The History of court Reporting

More videos

Throughout the years, court reporting has seen its share of changes. There is no doubt that innovation and technology have helped it evolve, but where did it begin?
63 B.C. Marcus Tullius Tiro, a scribe for the Roman orator and philosopher Cicero, devises the first Latin system of shorthand to record speeches and compiles it into a dictionary.
1180 The monk John of Tilbury creates the first method of abbreviated writing for the English language, based on a system of crosshatching vertical lines with short horizontal marks.
1588 British physician Dr. Timothy Bright published a system of 500 symbols to be used as English shorthand. Bright’s system was popular with scholars and ministers.
1602 John Willis produces The Art of Stenographie, a shorthand system that diverges from its predecessors by being based on the English alphabet, rather than symbols.
1772 The English government appoints Thomas Gurney as its first official shorthand writer. Gurney’s alphabet-based system is used to report the proceedings in the Houses of Parliament.
1877 Illinois court reporter Miles Bartholomew invents the first stenotype machine, marking the evolution of court reporting from writing with pen and paper to the much faster method.
1888 Irish-born American John Robert Gregg devises his own phonetic shorthand alphabet based on cursive longhand. Known as Gregg Shorthand, it becomes one of the most popular systems.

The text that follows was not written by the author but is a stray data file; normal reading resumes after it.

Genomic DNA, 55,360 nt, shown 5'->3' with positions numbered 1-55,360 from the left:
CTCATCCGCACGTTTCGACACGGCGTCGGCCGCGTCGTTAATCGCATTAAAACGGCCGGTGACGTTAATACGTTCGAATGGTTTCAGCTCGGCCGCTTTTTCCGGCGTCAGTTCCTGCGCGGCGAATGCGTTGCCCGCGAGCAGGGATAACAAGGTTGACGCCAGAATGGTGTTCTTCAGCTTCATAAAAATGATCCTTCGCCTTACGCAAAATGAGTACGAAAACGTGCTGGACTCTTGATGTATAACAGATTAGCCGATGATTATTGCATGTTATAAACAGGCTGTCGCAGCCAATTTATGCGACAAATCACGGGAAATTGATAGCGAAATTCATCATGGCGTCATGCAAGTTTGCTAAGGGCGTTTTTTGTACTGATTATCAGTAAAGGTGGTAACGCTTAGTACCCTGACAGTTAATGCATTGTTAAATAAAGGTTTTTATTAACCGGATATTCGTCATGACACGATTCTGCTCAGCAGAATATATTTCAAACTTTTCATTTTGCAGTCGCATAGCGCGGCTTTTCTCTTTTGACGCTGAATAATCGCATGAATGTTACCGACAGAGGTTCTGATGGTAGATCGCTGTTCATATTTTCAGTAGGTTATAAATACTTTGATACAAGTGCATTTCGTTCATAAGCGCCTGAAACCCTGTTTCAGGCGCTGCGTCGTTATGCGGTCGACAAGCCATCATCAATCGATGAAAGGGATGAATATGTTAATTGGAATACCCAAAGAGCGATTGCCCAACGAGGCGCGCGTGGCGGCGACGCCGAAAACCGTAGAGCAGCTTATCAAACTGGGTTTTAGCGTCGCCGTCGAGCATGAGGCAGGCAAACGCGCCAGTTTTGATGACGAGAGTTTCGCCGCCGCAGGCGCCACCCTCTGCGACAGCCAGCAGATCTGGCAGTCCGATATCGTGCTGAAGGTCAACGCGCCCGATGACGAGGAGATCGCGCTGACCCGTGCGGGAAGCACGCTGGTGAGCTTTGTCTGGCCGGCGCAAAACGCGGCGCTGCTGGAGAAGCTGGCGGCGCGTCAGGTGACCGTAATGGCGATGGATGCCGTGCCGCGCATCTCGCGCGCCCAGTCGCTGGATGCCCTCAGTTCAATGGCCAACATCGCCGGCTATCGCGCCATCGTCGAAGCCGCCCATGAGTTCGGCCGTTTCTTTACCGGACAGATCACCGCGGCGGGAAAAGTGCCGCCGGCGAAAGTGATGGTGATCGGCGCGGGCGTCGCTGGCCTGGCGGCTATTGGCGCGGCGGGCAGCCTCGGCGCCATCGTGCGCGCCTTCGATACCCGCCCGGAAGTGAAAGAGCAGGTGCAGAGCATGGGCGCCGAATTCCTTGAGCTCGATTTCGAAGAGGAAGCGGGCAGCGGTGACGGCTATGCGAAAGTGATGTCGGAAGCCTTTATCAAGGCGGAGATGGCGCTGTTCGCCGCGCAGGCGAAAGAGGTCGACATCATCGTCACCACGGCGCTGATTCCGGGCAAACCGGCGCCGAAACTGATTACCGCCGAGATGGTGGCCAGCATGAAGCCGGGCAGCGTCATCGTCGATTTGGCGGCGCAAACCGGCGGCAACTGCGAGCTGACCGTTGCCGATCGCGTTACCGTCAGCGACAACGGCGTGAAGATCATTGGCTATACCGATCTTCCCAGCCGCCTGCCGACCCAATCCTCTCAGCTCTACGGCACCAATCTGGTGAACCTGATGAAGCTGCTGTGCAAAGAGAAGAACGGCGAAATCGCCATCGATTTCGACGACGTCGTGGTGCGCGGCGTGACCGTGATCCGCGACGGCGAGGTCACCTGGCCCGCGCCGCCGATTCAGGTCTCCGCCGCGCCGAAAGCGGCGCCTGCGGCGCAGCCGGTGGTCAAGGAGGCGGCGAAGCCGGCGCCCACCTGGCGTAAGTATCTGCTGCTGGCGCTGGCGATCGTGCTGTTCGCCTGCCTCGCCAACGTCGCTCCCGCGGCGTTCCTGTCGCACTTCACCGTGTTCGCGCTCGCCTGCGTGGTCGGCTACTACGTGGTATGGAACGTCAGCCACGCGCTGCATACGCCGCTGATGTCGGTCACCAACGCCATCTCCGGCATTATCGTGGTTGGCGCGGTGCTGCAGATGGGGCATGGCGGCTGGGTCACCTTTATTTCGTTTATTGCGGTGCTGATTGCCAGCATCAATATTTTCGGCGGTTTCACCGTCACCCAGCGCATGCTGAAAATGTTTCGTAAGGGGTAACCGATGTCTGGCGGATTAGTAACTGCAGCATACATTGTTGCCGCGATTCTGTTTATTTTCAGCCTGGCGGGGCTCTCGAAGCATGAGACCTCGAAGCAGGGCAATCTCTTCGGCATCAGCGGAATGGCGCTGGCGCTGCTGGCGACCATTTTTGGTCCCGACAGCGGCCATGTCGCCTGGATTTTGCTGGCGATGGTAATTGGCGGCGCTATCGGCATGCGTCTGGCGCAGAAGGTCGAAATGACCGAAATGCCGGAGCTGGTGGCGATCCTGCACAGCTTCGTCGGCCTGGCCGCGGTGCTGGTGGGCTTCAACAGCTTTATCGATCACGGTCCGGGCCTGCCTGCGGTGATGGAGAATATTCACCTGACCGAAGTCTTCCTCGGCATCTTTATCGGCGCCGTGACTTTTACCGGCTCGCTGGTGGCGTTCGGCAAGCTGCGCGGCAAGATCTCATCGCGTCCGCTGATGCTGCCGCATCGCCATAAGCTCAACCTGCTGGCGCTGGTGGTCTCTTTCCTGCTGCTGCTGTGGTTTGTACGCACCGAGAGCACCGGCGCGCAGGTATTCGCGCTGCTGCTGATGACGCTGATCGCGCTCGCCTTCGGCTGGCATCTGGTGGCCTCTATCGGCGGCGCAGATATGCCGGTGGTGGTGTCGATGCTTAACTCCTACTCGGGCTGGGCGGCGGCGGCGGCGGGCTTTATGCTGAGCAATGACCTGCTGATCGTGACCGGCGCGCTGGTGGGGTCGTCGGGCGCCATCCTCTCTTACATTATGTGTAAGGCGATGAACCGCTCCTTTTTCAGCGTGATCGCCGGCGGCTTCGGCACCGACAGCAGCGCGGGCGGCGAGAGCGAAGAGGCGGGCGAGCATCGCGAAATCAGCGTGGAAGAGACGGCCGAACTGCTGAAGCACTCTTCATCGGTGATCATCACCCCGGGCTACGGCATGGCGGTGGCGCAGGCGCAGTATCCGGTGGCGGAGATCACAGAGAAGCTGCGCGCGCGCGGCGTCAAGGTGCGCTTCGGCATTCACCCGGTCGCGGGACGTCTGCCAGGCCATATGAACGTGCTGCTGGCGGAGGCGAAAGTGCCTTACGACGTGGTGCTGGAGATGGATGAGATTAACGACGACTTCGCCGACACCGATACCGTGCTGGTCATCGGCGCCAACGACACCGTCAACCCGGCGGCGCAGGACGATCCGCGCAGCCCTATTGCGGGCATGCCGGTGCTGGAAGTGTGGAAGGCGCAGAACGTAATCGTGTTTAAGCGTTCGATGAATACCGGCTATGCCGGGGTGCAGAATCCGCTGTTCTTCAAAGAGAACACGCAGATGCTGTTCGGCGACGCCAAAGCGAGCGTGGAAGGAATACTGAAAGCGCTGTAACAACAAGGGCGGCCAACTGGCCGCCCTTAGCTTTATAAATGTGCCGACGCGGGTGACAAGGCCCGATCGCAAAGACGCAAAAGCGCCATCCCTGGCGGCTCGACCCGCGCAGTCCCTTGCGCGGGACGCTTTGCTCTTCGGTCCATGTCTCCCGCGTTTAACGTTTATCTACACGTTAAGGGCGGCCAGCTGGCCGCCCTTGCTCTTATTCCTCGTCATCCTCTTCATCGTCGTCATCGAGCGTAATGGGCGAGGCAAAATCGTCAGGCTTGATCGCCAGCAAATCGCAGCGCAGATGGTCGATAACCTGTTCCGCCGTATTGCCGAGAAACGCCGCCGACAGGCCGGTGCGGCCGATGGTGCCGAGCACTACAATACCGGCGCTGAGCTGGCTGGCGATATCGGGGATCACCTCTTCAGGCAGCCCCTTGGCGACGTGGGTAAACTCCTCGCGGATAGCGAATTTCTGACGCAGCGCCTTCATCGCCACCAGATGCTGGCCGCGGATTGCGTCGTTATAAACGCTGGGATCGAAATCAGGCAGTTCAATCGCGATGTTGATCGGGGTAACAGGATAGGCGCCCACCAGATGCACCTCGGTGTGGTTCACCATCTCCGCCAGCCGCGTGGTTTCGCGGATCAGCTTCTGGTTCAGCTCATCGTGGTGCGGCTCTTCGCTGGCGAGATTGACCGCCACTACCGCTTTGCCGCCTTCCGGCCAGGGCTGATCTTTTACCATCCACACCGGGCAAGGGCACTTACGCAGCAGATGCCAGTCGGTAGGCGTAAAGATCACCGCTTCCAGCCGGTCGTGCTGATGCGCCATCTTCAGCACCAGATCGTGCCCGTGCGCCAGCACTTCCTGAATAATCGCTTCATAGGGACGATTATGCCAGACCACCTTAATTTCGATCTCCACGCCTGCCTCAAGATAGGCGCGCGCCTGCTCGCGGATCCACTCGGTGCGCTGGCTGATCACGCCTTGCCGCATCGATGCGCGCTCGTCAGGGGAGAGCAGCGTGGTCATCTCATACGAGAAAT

1940s Frustrated by the long transcription process, shorthand reporter Horace Webb creates the Stenomask, a recording device that lets a reporter take verbatim spoken notes, instead of typing.
1970s Computer-Aided Transcription (CAT) software is developed electronically linking a stenotype machine to a computer, drastically changing the field over the next several decades.
Present day Real-time reporting makes transcripts available as depositions are occurring, in a variety of searchable formats all Integrated with video and streaming technologies.
No matter where technology takes court reporting in the future, you can be assured that we will be there for your reporting needs. Contact us for your deposition today.

About The Author

You may use these HTML tags and attributes: <a href="" title=""> <abbr title=""> <acronym title=""> <b> <blockquote cite=""> <cite> <code> <del datetime=""> <em> <i> <q cite=""> <s> <strike> <strong>